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23, he thus speaks: “Mr. Beecher's criticism on the word (reprxu dolu) here (Tobit 6:2) employed for washing, is entirely fulse.” I translated it to wash all around. He proceeds, “The simple word signifies to deluge, to overwhelm, to inundate, to flow over any thing.” “Mr. Beecher criticises from imagination, not from knowledge of the language. Has he justified his criticism by a single example ?" He then remarks with great taste and refinement,“ The word does not signify that the young man in bathing splashed about like a duck, or rubbed himself like a collier, but that he threw himself into the river, that the stream might flow over him.” Again,
• There is no friction nor hand-washing in this word. It performs its purpose by running over either gently or with violence.” So much learned minuteness and such bold charges of inaccuracy on me would lead an incautious reader to suppose that Mr. Carson must have first made sure his facts before daring thus to commit himself before the learned world. Indeed, when I first read his remarks it produced a temporary impression that I must be wrong, or he would not dare to make such assertions. But the inoment I looked at facts the illusion vanished. It is indeed true that xúco has in some cases the meaning that he assigns to it.
But it is not true that it has not the meaning that I assign to it. The facts are these: 1. It is applied by Euripides to washing the body with sea water, where vinto is applied to the same operation which Mr. Carson admits denotes band-washing;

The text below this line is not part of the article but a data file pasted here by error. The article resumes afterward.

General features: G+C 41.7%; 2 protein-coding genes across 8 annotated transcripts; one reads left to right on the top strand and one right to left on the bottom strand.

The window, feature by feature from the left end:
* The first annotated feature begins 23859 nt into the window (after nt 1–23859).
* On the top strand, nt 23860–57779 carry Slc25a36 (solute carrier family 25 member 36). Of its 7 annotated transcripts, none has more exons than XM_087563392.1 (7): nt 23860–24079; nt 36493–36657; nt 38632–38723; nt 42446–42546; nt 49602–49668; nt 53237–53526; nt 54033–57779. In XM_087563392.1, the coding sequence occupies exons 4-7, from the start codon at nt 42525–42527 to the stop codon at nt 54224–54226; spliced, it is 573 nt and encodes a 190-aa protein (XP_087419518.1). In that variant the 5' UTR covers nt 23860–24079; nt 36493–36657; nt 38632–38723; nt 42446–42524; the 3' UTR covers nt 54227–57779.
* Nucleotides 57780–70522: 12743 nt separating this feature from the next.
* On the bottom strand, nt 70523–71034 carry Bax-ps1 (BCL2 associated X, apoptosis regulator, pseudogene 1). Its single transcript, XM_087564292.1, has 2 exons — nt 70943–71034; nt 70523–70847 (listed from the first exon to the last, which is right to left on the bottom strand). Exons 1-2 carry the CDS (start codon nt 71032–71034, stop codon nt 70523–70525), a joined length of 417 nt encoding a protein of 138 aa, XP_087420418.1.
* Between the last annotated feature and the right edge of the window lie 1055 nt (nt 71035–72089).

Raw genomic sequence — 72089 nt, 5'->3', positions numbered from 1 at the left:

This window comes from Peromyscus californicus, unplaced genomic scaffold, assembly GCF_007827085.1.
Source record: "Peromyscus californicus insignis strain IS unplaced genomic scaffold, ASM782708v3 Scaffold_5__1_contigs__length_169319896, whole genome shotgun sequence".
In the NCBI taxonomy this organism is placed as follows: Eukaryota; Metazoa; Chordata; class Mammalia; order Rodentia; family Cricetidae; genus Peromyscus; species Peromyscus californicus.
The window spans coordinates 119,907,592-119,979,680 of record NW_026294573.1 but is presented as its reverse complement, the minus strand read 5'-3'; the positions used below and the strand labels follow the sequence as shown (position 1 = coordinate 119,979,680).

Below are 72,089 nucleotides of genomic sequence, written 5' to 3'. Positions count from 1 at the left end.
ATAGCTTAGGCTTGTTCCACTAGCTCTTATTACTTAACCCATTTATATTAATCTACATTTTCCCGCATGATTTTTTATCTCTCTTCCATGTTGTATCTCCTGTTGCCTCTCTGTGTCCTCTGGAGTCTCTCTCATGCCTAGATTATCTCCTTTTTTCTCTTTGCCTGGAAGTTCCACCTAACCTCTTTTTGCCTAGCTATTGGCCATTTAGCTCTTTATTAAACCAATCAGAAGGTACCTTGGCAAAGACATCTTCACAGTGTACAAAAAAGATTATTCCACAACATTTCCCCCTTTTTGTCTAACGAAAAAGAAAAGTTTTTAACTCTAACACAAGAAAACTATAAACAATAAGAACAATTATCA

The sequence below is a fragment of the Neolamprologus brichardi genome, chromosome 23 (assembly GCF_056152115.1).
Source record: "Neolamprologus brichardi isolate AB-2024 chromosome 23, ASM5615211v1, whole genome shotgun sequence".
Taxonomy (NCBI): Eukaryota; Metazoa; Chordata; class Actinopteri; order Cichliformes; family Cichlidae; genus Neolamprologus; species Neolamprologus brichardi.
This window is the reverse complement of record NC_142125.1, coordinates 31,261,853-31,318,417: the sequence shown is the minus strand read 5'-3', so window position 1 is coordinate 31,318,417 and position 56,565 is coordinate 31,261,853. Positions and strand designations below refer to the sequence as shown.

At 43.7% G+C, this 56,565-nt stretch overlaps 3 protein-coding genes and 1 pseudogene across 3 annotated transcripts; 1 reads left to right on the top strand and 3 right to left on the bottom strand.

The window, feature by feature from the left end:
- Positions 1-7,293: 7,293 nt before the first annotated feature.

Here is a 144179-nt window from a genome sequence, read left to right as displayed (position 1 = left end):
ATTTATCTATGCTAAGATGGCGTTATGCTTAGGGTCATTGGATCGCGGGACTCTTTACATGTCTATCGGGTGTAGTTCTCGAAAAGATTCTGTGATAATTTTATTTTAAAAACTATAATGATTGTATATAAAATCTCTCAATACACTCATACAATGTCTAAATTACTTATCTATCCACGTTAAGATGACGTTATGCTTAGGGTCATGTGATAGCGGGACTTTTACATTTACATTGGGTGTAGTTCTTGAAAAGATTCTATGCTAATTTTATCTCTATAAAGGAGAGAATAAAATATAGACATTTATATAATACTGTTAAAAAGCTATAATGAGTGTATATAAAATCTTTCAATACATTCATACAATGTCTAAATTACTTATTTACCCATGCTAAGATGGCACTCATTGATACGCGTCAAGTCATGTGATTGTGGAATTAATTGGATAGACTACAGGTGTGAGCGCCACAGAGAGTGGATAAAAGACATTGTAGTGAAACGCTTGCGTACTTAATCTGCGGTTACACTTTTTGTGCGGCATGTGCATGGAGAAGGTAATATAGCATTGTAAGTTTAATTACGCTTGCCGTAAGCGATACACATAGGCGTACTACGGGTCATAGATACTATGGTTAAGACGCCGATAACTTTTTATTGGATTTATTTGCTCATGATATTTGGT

2. It is applied to the washing of children, by Aristotlemiò παιδίον ύδατι περικλύζει»-- to wash the child all around with water.
3. In Geoponica 17, 22, it is applied to washing an ulcer by a fluid, inxos x2.V SELV Oupp. Here is no deluging, overwhelming, or inundation.
4. Epiphanius applies it to the purifications of the Jews, xlvGópevou ovom, where deluging or overflowing is out of the question.
5. By Pollux it is applied to the washing of clothes, and also of cups, and is given as a synonyme of alúrxiv, and júntai and xataidein and their compounds with dià, årò and éx. What can be more decisive?
6. It is applied to the washing of head, hands and body, after an unlucky dream.
7. It is used by Plutarch to denote the washing off blood from armor, αίμα των όπλων έτι θερμόν αποκλύζεται. Ρlut. 7. 283. 11.
8. It is applied by Lucian to an object wet or sprinkled on all sides with spray by rapid motion through water at rist. apoo axpixdvçóukrov. Lucian, V. H. 1. 31. Here surely is no flowing of water over an object.
9. Like xa Daion, it has a medical use to cleanse or purgeιατροι πικράν πικρούς κλύζουσι φάρμακους χολήν. Ρlut.-Physicians purge out bitter bile by biller medicines. Indeed its inedical use gave birth to our English word clyster.